Freshly baked saffron buns are as much a tradition in Cornwall as pasties and fudge! Their bright yellow colour comes from the saffron and is reminiscent of our golden sands and cheerful cliff top gorse bushes.
These yeasty golden buns are packed with sultanas, currants and mixed peel and can be eaten on their own, split with butter, or for an even more indulgent treat, try them topped with jam and clotted cream – Cornish of course!
Saffron is the most expensive spice in the world and costs around £5,500 per kilogram! The reason it is so costly is the labour intensive process in producing it. It comes from the dried stigmas of the saffron crocus which can only be picked by hand – it takes over 250,000 stigmas and 80 hours of labour to make just half a kilo of saffron! In medieval times saffron was one of the most popular spices and loved for the colour it gave to food as well as the unique flavour. It’s thought that saffron came to Cornwall as early as 4000BC with foreign merchants bringing it with them when they were trading in tin. Ever since the Cornish have been cooking with it and the traditional saffron bun gradually developed.
We visited our friends at The Chough Bakery in Padstow to learn more about how to make these tasty treats, after all they bake 9,000 saffron buns and 2,500 saffron cakes a year so they know a thing or two!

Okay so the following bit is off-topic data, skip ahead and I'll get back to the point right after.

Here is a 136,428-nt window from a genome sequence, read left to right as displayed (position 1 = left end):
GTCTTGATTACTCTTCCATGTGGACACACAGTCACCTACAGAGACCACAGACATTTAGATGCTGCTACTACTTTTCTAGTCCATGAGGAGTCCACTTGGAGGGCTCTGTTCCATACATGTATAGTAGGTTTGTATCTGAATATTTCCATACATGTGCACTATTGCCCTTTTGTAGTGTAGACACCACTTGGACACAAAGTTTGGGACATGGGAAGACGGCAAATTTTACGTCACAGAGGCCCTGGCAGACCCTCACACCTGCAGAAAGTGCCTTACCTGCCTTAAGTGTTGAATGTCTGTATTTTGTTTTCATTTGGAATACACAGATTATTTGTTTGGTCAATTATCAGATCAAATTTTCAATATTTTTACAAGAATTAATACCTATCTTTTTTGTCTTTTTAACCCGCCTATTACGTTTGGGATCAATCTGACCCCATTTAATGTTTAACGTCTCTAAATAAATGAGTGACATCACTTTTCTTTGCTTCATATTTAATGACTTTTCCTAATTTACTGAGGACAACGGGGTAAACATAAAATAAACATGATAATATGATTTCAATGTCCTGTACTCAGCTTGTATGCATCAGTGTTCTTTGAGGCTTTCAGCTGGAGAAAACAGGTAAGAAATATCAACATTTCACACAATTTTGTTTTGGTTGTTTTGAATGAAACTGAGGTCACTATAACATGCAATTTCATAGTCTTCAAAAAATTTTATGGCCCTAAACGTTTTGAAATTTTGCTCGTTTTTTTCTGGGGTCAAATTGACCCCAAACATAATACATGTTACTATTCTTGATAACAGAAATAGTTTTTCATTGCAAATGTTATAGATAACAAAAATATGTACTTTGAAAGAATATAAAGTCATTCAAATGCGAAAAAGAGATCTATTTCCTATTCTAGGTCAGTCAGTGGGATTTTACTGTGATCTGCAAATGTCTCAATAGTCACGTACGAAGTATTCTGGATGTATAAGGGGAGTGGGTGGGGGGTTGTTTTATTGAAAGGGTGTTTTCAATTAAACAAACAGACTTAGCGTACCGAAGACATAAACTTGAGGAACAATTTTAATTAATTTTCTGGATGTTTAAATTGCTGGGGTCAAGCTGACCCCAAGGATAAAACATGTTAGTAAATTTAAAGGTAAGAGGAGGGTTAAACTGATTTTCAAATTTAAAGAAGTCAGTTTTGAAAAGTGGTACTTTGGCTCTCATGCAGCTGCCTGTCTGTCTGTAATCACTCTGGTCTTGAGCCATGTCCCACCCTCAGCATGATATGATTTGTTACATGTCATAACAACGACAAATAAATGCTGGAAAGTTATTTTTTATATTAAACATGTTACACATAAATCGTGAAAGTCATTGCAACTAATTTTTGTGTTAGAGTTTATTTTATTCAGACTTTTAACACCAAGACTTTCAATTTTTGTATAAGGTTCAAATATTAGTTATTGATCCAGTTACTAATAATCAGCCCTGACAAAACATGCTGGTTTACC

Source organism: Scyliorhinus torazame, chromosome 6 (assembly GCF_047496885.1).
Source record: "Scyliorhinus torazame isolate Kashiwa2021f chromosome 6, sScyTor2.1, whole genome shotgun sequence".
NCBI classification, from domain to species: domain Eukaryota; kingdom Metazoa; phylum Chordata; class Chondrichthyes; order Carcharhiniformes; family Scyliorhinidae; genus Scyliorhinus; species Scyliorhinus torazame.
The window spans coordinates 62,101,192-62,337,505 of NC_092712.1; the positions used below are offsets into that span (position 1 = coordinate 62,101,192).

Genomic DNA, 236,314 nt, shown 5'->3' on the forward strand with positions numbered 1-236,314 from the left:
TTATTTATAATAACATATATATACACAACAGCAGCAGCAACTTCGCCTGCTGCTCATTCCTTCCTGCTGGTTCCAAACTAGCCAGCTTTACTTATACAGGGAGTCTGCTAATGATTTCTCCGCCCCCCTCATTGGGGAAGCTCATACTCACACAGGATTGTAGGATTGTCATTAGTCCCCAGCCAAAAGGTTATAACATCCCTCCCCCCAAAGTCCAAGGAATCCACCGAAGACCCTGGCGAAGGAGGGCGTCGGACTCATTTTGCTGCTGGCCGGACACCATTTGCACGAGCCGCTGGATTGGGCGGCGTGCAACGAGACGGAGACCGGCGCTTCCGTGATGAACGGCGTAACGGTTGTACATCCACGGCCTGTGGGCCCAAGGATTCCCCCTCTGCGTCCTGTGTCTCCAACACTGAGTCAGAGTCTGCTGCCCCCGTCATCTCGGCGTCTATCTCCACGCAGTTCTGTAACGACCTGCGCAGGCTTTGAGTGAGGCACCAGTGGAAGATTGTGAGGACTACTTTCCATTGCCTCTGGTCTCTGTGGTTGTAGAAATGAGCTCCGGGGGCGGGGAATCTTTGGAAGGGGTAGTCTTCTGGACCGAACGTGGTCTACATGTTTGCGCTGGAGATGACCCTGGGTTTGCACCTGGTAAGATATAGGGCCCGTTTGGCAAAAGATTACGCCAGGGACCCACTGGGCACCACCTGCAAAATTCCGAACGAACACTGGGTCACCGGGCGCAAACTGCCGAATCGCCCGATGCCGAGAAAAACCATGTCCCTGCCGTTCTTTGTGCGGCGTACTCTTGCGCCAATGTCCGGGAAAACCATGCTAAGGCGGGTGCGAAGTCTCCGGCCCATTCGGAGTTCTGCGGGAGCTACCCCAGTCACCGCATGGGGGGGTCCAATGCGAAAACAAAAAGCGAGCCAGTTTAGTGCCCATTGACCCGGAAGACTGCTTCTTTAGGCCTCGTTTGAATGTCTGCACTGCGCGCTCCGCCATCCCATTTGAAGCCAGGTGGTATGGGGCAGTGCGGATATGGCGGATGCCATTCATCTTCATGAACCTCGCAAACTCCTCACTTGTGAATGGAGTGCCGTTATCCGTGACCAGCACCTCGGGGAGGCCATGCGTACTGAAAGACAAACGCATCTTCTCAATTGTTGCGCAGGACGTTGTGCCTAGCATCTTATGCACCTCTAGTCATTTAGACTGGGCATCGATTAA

We are lucky enough to have Chough’s authentic Cornish recipe to share with you – thank you Chough!
Saffron is widely available and although expensive, a small amount for a batch of these buns won’t cost more than about £4 and will be well worth it for a delicious treat.
575g strong white bread flour
60g caster sugar
120g white shortening (Trex)
25g fresh yeast
275g tepid water
A generous pinch of saffron
50g dried mixed peel
- Dissolve saffron strands in a tablespoon of boiling water and set aside to cool
- Weigh dry ingredients into a bowl
- Mixed the tepid water, yeast and cooled saffron mixture
- Add liquid ingredients and mix until the dough is smooth and elastic
- Add the fruit and mix through
- Remove from the bowl and knead on a floured surface. Pop it back into a clean bowl, cover and leave to prove in a warm place for 40 minutes
- Knock back the dough and allow it to rest for 10 minutes before dividing it into 100g balls for buns or in half for two saffron cakes
- Mould and shape the buns and pop them on a baking tray or into two bread tins for saffron cakes
- Cover and leave in a warm place for 20 minutes or until they have risen well
- Place in the oven at 180°C for 16 minutes for buns or 30 minutes for cakes
- For a sticky glaze dissolve 2 tablespoons of sugar in one tablespoon of boiling water and brush the buns with this as soon as they come out of the oven